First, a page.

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Walgreens Testing Anti-Theft Store

Most merchandise at Chicago store ordered by kiosk, retrieved by workers





Walgreens Boots Alliance (Deerfield, Ill.) is trying out a store concept designed to let customers shop while preventing criminals from stealing, RetailWire reports. The redesigned store, in Chicago’s South Loop, has all its merchandise locked down except for two aisles dedicated to essentials that can be shopped independently.

The test was first reported by CWB Chicago. Here’s how it works: Customers choose what non-essential items they want from an iPad-based digital kiosk, then pick up the products at a checkout counter where a Walgreens employee retrieves them.

Walgreens said it was “testing a new experience at [the] store with new concepts, technologies, and practices to enhance the experiences of [its] customers and team members.” Details on whether it is being tried elsewhere were not immediately available.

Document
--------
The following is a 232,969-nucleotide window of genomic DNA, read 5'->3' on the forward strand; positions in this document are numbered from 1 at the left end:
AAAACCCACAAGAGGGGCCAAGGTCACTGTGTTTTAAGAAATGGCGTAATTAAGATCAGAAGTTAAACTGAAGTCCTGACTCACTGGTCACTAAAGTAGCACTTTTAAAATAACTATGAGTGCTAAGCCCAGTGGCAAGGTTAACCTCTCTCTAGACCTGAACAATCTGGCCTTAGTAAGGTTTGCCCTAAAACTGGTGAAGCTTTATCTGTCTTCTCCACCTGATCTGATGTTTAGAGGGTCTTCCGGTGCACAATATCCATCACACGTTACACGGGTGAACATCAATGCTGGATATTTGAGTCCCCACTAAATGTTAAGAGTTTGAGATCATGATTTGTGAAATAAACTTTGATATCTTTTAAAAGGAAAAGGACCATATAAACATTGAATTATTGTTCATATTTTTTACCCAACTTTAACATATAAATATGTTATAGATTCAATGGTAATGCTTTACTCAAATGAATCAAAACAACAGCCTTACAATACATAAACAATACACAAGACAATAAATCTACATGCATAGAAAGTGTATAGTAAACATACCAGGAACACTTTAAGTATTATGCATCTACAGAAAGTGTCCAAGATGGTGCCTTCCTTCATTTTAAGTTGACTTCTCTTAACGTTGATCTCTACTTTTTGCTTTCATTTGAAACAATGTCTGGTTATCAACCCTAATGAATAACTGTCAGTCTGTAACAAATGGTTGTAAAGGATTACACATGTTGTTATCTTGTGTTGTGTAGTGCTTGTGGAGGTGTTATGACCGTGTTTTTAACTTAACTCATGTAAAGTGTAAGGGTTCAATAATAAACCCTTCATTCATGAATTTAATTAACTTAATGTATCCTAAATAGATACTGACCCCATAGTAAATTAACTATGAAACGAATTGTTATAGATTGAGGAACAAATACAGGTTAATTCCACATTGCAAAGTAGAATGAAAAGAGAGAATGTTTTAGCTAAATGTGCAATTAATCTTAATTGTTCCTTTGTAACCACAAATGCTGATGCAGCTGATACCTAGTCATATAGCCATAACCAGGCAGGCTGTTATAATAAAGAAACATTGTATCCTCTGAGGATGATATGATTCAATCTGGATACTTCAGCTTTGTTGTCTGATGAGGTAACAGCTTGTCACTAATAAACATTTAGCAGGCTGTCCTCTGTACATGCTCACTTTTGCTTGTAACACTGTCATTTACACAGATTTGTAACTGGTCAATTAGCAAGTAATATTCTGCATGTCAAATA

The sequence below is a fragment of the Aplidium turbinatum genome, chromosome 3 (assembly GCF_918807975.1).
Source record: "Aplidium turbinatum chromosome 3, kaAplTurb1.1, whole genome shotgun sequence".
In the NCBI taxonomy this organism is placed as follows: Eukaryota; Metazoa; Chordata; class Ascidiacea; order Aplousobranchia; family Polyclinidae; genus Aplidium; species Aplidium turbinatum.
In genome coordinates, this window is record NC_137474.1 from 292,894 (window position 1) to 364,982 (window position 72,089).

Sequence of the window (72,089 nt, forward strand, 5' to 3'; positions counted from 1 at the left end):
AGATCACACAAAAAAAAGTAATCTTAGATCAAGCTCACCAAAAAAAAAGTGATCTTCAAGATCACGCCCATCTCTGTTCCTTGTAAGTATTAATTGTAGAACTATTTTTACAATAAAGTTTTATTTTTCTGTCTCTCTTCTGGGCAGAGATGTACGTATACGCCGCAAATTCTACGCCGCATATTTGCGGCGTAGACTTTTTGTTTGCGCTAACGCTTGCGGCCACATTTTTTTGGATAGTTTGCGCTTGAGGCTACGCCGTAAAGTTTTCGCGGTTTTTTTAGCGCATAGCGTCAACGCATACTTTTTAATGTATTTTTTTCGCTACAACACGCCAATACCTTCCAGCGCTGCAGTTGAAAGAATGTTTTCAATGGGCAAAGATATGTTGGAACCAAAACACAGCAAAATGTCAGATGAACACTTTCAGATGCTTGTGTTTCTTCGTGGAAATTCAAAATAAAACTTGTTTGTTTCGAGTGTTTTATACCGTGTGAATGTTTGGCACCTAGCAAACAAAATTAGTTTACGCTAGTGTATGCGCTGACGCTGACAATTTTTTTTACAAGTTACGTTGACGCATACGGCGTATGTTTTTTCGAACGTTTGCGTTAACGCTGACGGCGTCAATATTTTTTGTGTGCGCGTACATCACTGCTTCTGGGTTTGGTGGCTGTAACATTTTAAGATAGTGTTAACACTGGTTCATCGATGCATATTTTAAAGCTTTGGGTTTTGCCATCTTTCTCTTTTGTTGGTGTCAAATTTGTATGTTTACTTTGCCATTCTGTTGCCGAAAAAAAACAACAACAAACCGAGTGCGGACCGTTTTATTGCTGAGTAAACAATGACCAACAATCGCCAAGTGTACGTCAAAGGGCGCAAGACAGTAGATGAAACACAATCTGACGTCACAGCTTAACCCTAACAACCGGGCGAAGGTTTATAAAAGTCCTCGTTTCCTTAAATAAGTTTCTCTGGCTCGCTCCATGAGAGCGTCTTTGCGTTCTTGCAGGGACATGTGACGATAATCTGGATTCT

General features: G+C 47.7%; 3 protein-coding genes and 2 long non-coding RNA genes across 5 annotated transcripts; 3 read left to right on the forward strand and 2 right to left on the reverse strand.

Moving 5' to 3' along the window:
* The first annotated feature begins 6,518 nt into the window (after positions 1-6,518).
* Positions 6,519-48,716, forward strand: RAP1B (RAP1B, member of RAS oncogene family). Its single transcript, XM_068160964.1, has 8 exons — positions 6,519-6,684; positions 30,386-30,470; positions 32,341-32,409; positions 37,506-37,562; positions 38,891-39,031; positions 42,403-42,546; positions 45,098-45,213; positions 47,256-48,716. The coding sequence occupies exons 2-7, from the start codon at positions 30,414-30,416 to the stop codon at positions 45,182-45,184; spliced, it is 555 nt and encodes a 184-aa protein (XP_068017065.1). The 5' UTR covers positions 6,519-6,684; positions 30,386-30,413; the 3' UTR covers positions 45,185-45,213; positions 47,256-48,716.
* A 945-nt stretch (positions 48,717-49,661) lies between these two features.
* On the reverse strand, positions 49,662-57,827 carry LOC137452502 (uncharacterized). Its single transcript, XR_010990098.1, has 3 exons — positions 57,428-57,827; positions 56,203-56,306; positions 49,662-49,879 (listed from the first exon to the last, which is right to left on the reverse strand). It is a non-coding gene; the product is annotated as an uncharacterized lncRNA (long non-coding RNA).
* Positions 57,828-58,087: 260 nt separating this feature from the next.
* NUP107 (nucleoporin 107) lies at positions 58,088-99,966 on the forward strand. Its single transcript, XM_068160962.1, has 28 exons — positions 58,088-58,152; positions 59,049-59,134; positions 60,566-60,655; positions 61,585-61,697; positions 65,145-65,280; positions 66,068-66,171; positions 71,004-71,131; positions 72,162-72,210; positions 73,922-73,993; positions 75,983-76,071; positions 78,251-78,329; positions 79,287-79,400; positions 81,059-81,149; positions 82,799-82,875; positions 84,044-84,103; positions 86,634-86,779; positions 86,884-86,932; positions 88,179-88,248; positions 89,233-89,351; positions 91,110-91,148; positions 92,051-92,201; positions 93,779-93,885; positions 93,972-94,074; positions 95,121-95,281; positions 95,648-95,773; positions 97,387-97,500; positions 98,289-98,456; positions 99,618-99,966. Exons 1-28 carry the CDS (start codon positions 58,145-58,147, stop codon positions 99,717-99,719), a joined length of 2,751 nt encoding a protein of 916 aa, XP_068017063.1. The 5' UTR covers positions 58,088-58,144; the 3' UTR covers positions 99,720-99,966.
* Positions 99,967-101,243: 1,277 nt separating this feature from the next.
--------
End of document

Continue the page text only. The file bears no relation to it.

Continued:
Reader reaction to the solution outlined in the RetailWire piece was decidedly mixed. Wrote one: “It’s like the old drug stores where everything was behind the counter. Back to the future. That worked in Mayberry RFD, but it won’t work well in Chicago and San Francisco.”

Wrote another: “The cost of people is the biggest expense at store level, so I don’t see this as a sustainable option, unless you have a Micro Fulfillment Center (MFC)-based approach with robotic picks. Controlling shrink is a very big deal, especially with self-checkout. I believe a combination of RFID, video and a floor reset with robotics is a viable solution for this segment, but one size doesn’t fit everyone.”


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